A laboratory to build a universe, one cue at a time.
The fundamental building block of a QLab workspace is the cue. What is a cue? Well, a cue might play a sound through your speakers. Or it might display a picture on your projector. A cue might send a MIDI message to your light board, or play a video, or adjust the volume of another cue, or pause a cue, or do nothing but wait for a while. In fact, a cue is just about anything that can be started and stopped, and we're constantly working on adding new ones.
In QLab, every cue is a plugin. Adding and updating these plugins is as simple as clicking a button in the integrated plugin manager.
With your toolbox full of cues, you can build amazing media timelines on your Mac.
Set them up like dominoes and watch as sophisticated sequences of events execute with perfect timing, night after night.
The power of composite cues.
QLab has a special kind of cue called a Group Cue. A group cue is composed of any number of sub-cues.
Group Cues are extremely powerful. For example, you can apply a relative fade to an entire group, and every sound in that group will be adjusted at the same time. They are also very handy for simplifying the complexity of your workspace. You can build an arbitrarily complex sequence of cues inside a group, and then hide away the complexity by collapsing the group's display.
The cues in QLab can be divided into four categories. Click to learn more:
Stop being a slave to your CD player. Your mind works quickly when it's creating a design. Don't let inferior tools get in the way.
Every Sound Cue has its own matrix mixer, allowing you to mix multi-channel sound files to a variable number of outputs. QLab supports up to 8 channels per file, and can route to 16 channels per output device.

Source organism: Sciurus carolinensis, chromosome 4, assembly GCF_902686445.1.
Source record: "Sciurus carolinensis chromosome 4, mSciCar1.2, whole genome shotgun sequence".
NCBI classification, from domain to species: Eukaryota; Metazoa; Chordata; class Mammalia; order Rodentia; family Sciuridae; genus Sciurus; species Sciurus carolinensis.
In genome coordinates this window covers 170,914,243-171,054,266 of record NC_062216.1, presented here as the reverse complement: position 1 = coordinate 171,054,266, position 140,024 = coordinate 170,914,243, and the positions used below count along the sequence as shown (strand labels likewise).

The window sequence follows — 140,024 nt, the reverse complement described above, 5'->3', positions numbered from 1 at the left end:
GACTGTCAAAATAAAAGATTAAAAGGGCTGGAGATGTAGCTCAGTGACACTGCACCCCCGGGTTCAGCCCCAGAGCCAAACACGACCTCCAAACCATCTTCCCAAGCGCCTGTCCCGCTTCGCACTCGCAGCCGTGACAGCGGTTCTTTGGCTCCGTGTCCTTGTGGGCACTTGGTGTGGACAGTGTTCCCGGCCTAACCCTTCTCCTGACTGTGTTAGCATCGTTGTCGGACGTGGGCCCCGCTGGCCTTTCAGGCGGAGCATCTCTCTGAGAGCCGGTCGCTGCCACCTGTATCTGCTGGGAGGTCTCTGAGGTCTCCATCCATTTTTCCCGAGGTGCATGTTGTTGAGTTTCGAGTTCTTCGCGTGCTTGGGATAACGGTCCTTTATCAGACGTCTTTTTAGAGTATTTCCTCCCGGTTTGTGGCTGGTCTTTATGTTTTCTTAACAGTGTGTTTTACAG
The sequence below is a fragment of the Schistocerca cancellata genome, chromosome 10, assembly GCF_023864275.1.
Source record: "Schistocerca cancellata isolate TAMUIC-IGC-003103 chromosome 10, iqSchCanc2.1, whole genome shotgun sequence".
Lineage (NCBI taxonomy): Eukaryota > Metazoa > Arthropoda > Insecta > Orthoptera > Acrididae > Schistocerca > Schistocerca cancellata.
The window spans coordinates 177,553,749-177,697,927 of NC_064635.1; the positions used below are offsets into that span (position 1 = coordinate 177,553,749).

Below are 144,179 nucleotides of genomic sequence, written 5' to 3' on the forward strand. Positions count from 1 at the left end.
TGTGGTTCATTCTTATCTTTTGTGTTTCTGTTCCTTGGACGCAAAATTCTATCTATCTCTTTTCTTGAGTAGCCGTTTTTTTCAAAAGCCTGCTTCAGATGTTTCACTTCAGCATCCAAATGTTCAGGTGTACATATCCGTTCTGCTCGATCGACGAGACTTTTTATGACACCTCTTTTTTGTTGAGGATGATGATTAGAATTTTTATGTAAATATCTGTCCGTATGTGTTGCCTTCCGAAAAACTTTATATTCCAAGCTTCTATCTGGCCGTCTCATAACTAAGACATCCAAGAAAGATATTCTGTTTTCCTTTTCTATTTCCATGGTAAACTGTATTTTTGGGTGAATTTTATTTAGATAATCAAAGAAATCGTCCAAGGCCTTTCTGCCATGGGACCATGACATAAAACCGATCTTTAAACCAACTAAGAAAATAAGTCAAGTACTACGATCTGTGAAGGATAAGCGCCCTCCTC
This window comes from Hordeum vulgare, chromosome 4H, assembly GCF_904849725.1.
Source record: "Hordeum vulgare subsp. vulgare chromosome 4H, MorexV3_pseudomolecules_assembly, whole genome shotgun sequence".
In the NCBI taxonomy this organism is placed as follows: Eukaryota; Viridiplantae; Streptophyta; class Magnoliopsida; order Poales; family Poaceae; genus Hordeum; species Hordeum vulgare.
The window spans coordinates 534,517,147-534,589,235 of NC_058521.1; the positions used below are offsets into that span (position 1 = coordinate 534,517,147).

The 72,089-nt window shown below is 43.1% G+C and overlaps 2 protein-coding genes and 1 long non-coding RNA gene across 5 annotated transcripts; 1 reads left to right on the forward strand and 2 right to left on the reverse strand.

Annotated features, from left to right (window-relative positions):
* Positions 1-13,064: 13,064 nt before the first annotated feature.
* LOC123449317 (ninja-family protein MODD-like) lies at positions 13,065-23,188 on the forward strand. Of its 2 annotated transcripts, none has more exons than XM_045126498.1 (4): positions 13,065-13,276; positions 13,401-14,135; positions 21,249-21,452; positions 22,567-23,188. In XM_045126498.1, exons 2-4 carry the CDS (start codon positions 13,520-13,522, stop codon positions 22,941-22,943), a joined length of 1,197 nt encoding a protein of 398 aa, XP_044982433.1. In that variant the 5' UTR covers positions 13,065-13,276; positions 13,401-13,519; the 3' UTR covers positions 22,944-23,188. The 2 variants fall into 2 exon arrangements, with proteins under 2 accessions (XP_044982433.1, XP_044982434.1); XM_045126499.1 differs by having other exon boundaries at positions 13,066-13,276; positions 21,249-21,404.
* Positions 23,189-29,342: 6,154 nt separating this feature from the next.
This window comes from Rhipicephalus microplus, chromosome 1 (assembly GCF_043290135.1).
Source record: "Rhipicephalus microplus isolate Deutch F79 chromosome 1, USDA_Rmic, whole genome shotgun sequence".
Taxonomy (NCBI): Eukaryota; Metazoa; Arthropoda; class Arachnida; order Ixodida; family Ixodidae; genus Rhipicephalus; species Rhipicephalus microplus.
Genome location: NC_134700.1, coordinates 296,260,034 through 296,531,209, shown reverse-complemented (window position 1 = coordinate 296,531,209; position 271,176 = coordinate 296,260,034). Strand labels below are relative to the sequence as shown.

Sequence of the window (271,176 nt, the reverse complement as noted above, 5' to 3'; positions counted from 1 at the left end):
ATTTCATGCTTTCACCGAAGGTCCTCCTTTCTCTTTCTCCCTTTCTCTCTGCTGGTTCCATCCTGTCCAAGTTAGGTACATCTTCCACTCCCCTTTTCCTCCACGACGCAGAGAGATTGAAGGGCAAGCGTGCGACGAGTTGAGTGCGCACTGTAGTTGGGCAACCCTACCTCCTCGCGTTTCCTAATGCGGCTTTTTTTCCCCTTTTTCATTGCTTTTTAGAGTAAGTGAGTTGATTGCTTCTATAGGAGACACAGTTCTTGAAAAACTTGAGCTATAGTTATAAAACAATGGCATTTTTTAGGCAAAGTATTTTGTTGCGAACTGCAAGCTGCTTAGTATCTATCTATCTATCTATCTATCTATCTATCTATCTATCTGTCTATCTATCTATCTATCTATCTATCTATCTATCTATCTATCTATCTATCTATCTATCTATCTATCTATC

You can adjust the volume of these sounds with Fade Cues. You can customize the attenuation curve of each Fade Cue individually. You can also fade any input channel, output channel, or crosspoint of a Sound Cue.
You can assign Sound Cues to patches, and patches to output devices. This makes it easy to move a workspace between computers or quickly adjust to changing equipment configurations.
Need to integrate video into your project? No problem. QLab can play back movies and still images, either full screen or in a resizable window.
You can also easily adjust the rotation, scale, translation, and aspect ratio of each video.
You can use the Video Fade Cue to fade videos in and out, creating cross-fade effects.
You can even layer multiple videos and images on top of each other, for picture-in-picture effects.
QLab offers a clear and streamlined interface for adding MIDI controls to your design.
The MIDI Voice Cue can send all MIDI Voice commands, and can even fade over a range of values for some commands.
The MIDI Show Control Cue (MSC) can send all the most commonly used MIDI show control messages.
QLab can also be controlled remotely by MIDI Voice and MSC messages.
You can assign a MIDI message to any cue or to many QLab commands. To make life easier, use the "Capture..." button to easily assign a MIDI message to a cue or command.
While the sound, video, and MIDI cues are the main workhorses in QLab, there are other cues that can be just as important. QLab allows you to control the flow of your design with cues like Stop, Start, Pause, Load, Reset, Wait, Goto, and Target.
For example, say you've got a scene change that has unreliable timing—sometimes it's fast, sometimes it's slow. So you decide to vamp a piece of music to cover it. Then you want to bring the next piece of music in on the beat, seemlessly, but you don't know how many times the vamp will repeat. No problem. The Goto and Target cues are just what you need. Check out the examples on our sample workspace page.